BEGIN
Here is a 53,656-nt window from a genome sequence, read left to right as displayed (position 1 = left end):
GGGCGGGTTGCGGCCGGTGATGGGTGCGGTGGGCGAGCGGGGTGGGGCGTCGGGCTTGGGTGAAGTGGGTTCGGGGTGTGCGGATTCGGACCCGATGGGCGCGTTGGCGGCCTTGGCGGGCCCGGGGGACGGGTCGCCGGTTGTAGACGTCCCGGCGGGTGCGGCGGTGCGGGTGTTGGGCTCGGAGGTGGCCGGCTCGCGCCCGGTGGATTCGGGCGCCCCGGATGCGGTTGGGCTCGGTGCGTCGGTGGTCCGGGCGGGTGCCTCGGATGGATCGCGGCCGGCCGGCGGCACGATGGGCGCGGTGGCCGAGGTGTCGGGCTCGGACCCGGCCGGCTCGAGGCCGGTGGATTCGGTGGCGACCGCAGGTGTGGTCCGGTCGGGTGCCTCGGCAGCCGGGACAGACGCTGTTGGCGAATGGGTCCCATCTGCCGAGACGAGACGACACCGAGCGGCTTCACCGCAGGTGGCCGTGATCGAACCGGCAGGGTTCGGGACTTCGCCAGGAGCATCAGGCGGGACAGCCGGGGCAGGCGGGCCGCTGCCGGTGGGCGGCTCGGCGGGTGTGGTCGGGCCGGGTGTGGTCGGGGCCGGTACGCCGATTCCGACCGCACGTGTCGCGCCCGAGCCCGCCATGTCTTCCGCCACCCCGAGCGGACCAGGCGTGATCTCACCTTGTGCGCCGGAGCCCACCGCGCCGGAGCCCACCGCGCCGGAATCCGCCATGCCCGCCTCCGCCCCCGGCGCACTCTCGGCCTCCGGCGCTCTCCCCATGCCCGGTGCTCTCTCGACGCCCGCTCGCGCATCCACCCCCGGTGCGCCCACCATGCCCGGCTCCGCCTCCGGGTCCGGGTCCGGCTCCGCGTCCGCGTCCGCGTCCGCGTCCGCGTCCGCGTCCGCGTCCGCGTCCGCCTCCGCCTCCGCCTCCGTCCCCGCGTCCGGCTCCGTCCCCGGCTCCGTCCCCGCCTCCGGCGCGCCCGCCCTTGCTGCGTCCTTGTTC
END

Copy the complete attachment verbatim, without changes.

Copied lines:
Here is a 53,656-nt window from a genome sequence, read left to right as displayed (position 1 = left end):
GGGCGGGTTGCGGCCGGTGATGGGTGCGGTGGGCGAGCGGGGTGGGGCGTCGGGCTTGGGTGAAGTGGGTTCGGGGTGTGCGGATTCGGACCCGATGGGCGCGTTGGCGGCCTTGGCGGGCCCGGGGGACGGGTCGCCGGTTGTAGACGTCCCGGCGGGTGCGGCGGTGCGGGTGTTGGGCTCGGAGGTGGCCGGCTCGCGCCCGGTGGATTCGGGCGCCCCGGATGCGGTTGGGCTCGGTGCGTCGGTGGTCCGGGCGGGTGCCTCGGATGGATCGCGGCCGGCCGGCGGCACGATGGGCGCGGTGGCCGAGGTGTCGGGCTCGGACCCGGCCGGCTCGAGGCCGGTGGATTCGGTGGCGACCGCAGGTGTGGTCCGGTCGGGTGCCTCGGCAGCCGGGACAGACGCTGTTGGCGAATGGGTCCCATCTGCCGAGACGAGACGACACCGAGCGGCTTCACCGCAGGTGGCCGTGATCGAACCGGCAGGGTTCGGGACTTCGCCAGGAGCATCAGGCGGGACAGCCGGGGCAGGCGGGCCGCTGCCGGTGGGCGGCTCGGCGGGTGTGGTCGGGCCGGGTGTGGTCGGGGCCGGTACGCCGATTCCGACCGCACGTGTCGCGCCCGAGCCCGCCATGTCTTCCGCCACCCCGAGCGGACCAGGCGTGATCTCACCTTGTGCGCCGGAGCCCACCGCGCCGGAGCCCACCGCGCCGGAATCCGCCATGCCCGCCTCCGCCCCCGGCGCACTCTCGGCCTCCGGCGCTCTCCCCATGCCCGGTGCTCTCTCGACGCCCGCTCGCGCATCCACCCCCGGTGCGCCCACCATGCCCGGCTCCGCCTCCGGGTCCGGGTCCGGCTCCGCGTCCGCGTCCGCGTCCGCGTCCGCGTCCGCGTCCGCGTCCGCGTCCGCCTCCGCCTCCGCCTCCGTCCCCGCGTCCGGCTCCGTCCCCGGCTCCGTCCCCGCCTCCGGCGCGCCCGCCCTTGCTGCGTCCTTGTTC